VAN JONES, CNN POLITICAL COMMENTATOR: I'm not shocked at all, unfortunately. That kind of behavior, that kind of escalation, needless provocation is just standard practice. And I think what's very, very hard for people to understand is that there really are two Americas. If you're -- if you have white skin, you see a police officer, you probably aren't nervous unless you're doing something wrong. And you probably expect to be spoken to in a respectful manner, and given the benefit of the doubt. That is not the case if you have dark skin. We are guilty until proven guilty in the eyes of too many officers. And the officers who don't feel that way don't speak up enough.

And so, it's not surprising at all, that you start off at the -- at the top in terms of escalation against an African-American, and then you come down from there. Whereas with white folks, you start off low and you go up high, so it's not surprising at all. And frankly, the most surprising thing about where we are now is that it was videotaped, and therefore the world got chance to see it.

WATT: And, Van, the other question is going around in my mind is, you know, we've been here before. Rodney King beating also on tape was, what, nearly 30 years ago. This happened so frequently. There's a lot of hand wringing. There's a lot of protests. And then, it seems to me that almost nothing changed. I mean, specifically, what do you think needs to change now? And are we at the point now where that is actually going to happen?


JONES: Well, listen, there are three things that have to happen. First of all, there has to be justice in this case. We cannot set a precedent where a police officer can literally just strangle a man to death in front of everybody with body cams and his partners around, and nothing happened to that officer. You're basically saying that it's open season on black folks, even if you're not resisting, so there has to be justice. All these officers have to go to jail.

But number two, from a reform standpoint, bipartisan legislation is possible this year for the first time probably in 20 years, maybe 30 years. You could ban choke holds this year. You can insist on de- escalation training this year. You could make it easier to sue police departments and remove qualified immunity and make it easier to sue police in certain circumstances this year. You could begin to restore some checks and balances. Any human system without adequate checks and balances and oversight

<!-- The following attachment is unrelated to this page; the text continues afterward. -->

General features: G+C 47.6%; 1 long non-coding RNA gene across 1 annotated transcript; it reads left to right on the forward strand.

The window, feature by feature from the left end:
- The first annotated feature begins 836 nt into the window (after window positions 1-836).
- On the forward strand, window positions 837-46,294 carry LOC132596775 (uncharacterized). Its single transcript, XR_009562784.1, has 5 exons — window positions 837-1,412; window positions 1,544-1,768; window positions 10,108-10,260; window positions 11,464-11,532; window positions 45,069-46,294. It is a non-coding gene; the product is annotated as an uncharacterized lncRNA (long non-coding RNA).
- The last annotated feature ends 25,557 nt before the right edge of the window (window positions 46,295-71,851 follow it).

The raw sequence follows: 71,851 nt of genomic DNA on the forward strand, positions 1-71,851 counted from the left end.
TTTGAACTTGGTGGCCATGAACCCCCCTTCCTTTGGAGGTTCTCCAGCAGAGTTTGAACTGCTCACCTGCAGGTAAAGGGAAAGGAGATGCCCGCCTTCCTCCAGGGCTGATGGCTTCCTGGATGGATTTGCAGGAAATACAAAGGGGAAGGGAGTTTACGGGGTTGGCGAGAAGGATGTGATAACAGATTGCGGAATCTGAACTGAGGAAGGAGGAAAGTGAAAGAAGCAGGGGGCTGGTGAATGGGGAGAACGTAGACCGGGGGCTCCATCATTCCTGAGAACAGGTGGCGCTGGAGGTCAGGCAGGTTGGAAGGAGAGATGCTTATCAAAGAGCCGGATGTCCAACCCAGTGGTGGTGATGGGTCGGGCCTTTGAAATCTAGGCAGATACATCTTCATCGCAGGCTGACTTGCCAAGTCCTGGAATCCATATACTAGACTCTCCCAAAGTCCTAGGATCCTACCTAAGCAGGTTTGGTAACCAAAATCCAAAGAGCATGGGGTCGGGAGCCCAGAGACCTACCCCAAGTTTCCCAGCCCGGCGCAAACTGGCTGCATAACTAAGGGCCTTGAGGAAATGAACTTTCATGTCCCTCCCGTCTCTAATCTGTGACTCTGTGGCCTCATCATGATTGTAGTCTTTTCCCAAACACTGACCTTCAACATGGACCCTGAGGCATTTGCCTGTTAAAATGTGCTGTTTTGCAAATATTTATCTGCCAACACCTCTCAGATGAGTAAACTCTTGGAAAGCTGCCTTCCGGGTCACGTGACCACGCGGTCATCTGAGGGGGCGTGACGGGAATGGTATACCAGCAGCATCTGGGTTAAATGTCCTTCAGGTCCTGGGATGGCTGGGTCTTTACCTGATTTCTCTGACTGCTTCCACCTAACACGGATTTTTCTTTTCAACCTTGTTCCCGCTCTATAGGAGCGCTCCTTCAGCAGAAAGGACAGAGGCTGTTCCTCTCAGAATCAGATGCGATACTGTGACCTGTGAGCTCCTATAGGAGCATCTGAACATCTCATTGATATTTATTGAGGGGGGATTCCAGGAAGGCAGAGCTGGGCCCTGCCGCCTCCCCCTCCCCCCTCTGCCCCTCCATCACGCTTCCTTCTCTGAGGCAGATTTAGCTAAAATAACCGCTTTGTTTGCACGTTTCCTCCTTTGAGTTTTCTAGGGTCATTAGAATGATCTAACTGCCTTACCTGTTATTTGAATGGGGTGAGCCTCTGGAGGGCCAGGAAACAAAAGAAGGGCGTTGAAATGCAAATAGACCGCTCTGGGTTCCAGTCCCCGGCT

will tend toward corruption and abuse. You don't have to hate cops. That's why you have meat inspectors, not because they hate butchers, because you know if nobody is watching, somebody's going to give you bad meat. That's why you have building inspectors, not because you hate architects and construction workers. If nobody's watching, you're going to have buildings falling down all over the place. And that's what's happened to law enforcement. So, we need the checks and balances restored so that good cops can arrest bad cops and citizens can sue, and we can get back to normal. That can happen this year.

The third thing is we also need economic investment in some of these communities that been hurt by all these disturbances. But if you have justice in this case, if you have a bipartisan legislation and economic renewal, we can actually end the summer stronger as a country than we went in.

WATT: One other thing I wanted to ask you about. I'm not sure if you saw on our air the other day, the owner of the nightclub where Derek Chauvin, this cop used to work on the door. You know, she said that he was always more on edge. He was tense on urban night when there was a lot of -- when the crowd was largely black in that nightclub. I mean, he seemed, to me and I do see this in people in this country, he seemed as a white person, to be innately -- unjustifiably, but innately fearful of black people. And I mean, do you agree with that?

JONES: Yes. Well, absolutely.

WATT: And how does that change?